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Archive - 2013

November 9th

NIH Launches Clinical Trial of Investigational Genital Herpes Vaccine

Researchers have launched an early-stage clinical trial of an investigational vaccine designed to prevent genital herpes disease. The National Institute of Allergy and Infectious Diseases (NIAID), part of the National Institutes of Health, is sponsoring the Phase I trial, which is being conducted at the NIH Clinical Center in Bethesda, Maryland. Genital herpes is one of the most common sexually transmitted infections in the United States. Most genital herpes cases are caused by infection with herpes simplex virus type 2 (HSV-2); however, herpes simplex virus type 1 (HSV-1) can also cause genital herpes. An estimated 776,000 people in the United States are infected with HSV-2 or HSV-1 each year. There is no vaccine to prevent genital herpes. "Although genital herpes is treatable, it is a lifelong infection that can exact a substantial psychological and physical toll on infected individuals and places them at higher risk of acquiring HIV," said NIAID Director Anthony S. Fauci, M.D. "Furthermore, mothers with active genital herpes infection at time of delivery can transmit the virus to their newborns, which can lead to severe illness and death. A protective vaccine would help to reduce significantly the spread of this all-too- common sexually transmitted infection," Dr. Fauci added. Led by principal investigator Lesia K. Dropulic, M.D., of NIAID's Laboratory of Infectious Diseases, the trial will test an investigational HSV-2 vaccine candidate, called HSV529, for safety and the ability to generate an immune system response. The investigational vaccine, manufactured by Sanofi Pasteur, was developed by David Knipe, Ph.D., professor of microbiology and immunobiology at Harvard Medical School, Boston. Preclinical testing of the candidate vaccine involved a 10-year collaborative effort between Dr.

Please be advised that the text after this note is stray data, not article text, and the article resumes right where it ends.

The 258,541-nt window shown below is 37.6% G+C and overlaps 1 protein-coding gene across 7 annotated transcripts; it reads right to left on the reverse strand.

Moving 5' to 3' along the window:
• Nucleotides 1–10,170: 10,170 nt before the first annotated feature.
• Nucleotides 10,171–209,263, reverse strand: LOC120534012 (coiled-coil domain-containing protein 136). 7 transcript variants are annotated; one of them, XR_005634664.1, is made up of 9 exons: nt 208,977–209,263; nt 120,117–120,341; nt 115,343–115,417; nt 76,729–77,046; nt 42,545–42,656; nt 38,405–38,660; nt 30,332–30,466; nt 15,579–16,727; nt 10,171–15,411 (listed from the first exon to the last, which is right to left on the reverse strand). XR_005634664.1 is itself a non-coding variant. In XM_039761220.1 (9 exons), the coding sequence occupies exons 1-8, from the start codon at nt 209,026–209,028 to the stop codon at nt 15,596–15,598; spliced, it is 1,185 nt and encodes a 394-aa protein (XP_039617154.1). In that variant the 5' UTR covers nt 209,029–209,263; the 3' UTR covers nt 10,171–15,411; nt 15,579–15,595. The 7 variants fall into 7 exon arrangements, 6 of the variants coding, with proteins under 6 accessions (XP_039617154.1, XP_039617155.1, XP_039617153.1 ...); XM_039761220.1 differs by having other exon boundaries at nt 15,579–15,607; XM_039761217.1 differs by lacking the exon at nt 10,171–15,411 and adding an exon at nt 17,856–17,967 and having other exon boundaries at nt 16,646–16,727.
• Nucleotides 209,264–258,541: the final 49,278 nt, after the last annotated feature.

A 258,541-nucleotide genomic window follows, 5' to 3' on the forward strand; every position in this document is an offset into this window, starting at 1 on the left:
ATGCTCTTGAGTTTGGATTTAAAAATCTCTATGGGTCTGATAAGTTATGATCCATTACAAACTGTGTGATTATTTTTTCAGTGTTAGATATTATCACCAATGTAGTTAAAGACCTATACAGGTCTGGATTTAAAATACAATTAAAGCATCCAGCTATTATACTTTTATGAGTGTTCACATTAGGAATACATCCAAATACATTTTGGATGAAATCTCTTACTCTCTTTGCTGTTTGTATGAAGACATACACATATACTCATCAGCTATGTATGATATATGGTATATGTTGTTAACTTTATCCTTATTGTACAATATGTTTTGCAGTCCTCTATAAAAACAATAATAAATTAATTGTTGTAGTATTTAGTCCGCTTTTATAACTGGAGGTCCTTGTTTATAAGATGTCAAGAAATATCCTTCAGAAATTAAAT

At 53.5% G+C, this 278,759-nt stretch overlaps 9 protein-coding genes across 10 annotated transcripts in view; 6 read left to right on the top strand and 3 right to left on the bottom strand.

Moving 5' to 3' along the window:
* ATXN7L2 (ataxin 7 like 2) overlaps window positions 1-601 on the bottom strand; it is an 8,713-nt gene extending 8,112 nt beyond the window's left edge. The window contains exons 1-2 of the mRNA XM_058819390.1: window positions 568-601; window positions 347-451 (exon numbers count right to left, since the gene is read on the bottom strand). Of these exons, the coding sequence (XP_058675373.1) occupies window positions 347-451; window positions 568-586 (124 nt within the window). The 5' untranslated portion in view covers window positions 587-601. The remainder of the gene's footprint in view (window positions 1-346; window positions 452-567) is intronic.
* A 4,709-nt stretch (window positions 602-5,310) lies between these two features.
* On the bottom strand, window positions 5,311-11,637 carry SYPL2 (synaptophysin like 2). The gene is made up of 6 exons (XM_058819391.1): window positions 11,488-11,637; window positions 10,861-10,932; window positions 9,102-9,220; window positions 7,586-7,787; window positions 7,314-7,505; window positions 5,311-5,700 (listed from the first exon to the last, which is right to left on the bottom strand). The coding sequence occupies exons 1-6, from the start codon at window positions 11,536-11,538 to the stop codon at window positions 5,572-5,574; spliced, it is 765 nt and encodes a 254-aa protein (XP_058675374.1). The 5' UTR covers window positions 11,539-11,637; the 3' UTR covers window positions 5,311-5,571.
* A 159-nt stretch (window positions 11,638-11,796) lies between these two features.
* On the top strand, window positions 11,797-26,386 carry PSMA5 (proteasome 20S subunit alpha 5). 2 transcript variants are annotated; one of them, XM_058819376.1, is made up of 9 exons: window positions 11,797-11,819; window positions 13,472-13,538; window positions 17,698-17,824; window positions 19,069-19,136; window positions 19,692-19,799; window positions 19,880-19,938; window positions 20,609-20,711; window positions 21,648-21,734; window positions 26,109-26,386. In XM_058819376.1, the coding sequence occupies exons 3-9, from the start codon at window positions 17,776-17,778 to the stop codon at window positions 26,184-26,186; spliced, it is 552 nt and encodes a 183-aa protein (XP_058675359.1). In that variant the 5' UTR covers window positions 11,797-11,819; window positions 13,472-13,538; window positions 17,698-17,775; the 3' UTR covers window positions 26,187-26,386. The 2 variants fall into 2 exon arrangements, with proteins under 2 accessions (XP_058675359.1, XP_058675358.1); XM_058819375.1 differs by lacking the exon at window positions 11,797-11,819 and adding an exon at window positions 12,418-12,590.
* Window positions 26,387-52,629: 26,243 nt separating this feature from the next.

Earliest-Ever Marker for Autism Found in Young Infants